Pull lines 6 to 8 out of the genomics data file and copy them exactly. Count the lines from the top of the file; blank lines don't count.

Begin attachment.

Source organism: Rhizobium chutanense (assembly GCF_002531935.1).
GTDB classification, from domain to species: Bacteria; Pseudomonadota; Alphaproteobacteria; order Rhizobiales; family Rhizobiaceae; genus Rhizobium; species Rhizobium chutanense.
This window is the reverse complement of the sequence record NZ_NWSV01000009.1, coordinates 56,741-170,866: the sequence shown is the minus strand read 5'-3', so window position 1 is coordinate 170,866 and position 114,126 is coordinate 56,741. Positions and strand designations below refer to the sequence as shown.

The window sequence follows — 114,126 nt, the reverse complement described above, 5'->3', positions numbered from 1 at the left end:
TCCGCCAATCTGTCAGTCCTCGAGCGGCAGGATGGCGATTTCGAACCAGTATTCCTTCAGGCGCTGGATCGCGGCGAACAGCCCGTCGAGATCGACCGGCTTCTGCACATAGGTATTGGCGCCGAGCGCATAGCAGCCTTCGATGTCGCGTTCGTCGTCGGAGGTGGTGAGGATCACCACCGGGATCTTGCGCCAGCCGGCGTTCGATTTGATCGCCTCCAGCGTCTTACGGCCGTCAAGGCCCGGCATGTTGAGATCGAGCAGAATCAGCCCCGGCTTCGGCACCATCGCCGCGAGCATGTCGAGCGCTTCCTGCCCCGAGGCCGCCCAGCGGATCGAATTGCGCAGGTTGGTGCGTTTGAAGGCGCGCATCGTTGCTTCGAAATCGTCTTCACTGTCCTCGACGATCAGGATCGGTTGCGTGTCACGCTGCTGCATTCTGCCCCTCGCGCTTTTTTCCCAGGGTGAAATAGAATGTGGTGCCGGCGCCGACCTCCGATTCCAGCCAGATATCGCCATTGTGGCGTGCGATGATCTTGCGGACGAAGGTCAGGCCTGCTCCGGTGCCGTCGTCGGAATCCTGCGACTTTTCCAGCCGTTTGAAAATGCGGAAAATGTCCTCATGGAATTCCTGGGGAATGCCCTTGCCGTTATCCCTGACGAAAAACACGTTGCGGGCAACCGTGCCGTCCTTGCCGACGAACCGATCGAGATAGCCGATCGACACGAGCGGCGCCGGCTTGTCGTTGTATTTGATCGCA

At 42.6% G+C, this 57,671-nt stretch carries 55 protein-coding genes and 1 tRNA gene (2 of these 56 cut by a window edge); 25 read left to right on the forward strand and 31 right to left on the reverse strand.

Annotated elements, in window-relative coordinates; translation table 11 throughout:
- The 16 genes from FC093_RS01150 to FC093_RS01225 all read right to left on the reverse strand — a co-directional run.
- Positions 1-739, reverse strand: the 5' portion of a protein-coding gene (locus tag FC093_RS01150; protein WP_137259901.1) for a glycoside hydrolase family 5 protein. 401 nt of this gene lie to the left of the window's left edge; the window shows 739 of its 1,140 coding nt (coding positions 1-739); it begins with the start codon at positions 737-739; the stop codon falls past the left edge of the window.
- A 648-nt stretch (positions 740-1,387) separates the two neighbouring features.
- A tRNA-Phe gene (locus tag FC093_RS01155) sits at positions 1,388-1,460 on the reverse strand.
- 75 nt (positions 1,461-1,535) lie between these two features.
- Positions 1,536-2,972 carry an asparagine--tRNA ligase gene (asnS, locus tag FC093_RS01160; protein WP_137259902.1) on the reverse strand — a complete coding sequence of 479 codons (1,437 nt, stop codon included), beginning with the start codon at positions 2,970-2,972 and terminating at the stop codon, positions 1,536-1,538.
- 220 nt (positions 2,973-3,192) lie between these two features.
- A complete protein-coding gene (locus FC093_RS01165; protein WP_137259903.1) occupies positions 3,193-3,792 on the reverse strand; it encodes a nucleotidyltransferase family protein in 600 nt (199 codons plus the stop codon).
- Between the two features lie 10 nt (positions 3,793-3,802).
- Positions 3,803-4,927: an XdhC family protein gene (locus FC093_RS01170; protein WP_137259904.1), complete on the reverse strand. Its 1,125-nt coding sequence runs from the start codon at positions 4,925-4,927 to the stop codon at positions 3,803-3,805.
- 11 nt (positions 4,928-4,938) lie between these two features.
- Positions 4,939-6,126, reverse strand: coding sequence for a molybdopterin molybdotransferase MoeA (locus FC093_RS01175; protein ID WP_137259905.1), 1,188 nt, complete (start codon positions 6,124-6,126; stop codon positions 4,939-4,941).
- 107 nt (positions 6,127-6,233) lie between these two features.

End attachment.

At 42.6% G+C, this 57,671-nt stretch carries 55 protein-coding genes and 1 tRNA gene (2 of these 56 cut by a window edge); 25 read left to right on the forward strand and 31 right to left on the reverse strand.

Annotated elements, in window-relative coordinates; translation table 11 throughout:
- The 16 genes from FC093_RS01150 to FC093_RS01225 all read right to left on the reverse strand — a co-directional run.